Women set to take Europe’s big posts for the first time

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Two women have been nominated for Europe’s top posts for the first time after European leaders agreed to have them take half of four top European Union jobs.

German defense minister Ursula Von Der Leyen emerged as nominee for president of the European Commission while International Monetary Fund managing director Christine Lagarde, from France, was put forward for the presidency of the European Central Bank.

This followed a marathon set of talks that exposed the continent’s simmering divisions.

Von Der Leyen’s role must be confirmed by a vote in the European Parliament and is set to become the first woman to lead the European Commission.

Lagarde will be the first woman to head the bloc’s central bank.

Outgoing European Council president Donald Tusk called the appointments “a perfect gender balance.”

There were divisions ahead of talks with European leaders divided over the choice of leaders in what French President, Emmanuel Macron, described as sad on Monday.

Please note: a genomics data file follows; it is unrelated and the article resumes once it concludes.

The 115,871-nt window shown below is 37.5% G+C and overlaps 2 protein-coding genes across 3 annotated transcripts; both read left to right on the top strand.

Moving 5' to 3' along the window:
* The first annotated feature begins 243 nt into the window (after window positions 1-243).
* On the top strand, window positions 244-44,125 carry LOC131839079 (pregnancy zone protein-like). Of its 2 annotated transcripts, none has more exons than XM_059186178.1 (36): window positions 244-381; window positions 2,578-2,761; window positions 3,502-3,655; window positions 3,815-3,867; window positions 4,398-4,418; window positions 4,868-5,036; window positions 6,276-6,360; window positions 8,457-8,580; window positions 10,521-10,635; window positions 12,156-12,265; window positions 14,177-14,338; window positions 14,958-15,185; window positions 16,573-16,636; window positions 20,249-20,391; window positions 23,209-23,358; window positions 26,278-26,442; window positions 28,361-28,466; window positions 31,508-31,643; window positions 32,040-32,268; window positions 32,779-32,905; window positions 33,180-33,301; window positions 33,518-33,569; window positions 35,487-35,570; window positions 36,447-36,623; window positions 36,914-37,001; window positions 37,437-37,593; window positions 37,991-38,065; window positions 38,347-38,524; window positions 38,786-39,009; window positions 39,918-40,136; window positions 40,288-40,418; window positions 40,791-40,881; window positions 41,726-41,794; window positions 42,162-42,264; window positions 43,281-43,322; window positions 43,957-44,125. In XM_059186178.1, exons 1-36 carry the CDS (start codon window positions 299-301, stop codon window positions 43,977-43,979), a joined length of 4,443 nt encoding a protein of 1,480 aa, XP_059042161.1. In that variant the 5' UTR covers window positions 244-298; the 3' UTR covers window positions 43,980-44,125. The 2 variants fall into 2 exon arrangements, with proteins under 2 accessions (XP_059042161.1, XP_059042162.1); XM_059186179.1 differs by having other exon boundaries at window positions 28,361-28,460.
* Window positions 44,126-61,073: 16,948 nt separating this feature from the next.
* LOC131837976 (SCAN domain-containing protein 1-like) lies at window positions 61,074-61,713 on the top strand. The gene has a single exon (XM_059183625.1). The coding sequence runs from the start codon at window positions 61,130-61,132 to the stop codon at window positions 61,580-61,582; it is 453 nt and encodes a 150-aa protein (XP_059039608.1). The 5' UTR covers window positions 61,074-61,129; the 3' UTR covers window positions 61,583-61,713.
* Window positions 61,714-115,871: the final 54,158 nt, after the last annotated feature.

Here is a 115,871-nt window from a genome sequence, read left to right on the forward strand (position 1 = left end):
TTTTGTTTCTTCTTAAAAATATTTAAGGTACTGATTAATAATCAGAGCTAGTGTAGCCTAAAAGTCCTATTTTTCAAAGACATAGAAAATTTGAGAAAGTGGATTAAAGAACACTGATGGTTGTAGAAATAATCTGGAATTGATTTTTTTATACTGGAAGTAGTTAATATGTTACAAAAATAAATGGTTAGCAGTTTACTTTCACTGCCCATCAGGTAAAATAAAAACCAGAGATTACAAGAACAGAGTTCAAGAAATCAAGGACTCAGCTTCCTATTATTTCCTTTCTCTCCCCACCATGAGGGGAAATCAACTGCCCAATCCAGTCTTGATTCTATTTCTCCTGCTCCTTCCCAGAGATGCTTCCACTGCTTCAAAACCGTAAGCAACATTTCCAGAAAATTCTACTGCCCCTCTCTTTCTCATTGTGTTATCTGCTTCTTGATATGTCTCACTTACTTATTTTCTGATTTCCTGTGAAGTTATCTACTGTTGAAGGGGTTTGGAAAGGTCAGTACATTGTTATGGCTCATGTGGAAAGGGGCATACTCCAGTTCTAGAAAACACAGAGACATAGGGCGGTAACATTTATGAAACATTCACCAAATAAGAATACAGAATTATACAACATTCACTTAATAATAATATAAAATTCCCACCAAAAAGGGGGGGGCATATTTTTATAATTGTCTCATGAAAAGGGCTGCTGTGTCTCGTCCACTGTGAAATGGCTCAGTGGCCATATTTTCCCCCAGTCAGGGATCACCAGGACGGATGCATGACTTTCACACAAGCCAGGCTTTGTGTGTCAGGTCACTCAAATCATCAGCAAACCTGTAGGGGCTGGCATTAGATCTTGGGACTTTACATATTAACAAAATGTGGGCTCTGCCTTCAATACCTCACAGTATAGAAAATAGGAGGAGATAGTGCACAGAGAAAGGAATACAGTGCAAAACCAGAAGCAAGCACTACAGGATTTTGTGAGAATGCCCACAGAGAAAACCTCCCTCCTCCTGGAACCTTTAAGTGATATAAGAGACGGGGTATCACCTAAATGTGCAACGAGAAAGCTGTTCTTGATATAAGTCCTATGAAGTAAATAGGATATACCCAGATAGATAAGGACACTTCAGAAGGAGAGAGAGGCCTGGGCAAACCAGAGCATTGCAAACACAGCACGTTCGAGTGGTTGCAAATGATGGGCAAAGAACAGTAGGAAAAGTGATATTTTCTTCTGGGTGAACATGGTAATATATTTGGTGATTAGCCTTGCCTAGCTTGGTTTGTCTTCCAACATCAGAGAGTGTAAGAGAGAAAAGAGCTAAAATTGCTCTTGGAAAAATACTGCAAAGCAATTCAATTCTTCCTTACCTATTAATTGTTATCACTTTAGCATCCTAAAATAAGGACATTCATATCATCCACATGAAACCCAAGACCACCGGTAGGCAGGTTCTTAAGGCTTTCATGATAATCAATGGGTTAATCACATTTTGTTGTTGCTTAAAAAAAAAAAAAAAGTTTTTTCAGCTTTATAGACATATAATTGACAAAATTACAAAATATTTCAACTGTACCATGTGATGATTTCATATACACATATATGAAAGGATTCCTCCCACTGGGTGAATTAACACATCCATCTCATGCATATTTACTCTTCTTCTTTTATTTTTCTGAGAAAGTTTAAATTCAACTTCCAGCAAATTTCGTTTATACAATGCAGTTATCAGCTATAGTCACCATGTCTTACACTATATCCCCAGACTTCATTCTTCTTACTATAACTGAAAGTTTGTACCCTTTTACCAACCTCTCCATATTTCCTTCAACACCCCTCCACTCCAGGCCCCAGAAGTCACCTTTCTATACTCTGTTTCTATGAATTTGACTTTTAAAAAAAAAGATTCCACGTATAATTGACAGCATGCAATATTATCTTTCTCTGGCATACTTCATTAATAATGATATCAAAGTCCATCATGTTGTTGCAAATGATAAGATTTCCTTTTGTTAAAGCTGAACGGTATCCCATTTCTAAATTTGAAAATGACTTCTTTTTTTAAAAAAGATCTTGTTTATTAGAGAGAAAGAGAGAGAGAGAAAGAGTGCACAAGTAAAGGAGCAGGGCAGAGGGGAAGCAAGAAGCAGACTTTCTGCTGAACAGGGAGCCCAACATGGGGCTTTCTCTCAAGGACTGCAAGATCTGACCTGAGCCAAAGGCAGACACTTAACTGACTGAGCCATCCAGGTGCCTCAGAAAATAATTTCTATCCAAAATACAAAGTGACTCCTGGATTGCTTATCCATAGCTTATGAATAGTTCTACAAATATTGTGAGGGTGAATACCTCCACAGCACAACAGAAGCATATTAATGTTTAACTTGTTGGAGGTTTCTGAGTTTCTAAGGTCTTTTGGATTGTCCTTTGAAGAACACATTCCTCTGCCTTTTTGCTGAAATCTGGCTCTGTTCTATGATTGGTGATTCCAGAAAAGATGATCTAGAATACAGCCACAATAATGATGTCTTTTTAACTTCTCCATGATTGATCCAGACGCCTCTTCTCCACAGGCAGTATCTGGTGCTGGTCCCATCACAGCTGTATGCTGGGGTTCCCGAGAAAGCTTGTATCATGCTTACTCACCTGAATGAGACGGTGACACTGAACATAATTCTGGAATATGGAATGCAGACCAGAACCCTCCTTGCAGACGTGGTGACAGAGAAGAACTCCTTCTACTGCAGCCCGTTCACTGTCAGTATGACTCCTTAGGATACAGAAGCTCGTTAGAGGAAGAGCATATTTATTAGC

The nominations may expose the divisions in European Parliament when elections are set.

As part of the deal, Belgian Prime Minister Charles Michel was also elected president of the European Council, to replace Tusk.

Spanish foreign minister Josep Borrell Fontelles will be high representative for foreign affairs and security policy.

The appointments followed a tense series of negotiations.

Lagarde will temporarily relinquish her duties as managing director of the IMF during the nomination period.

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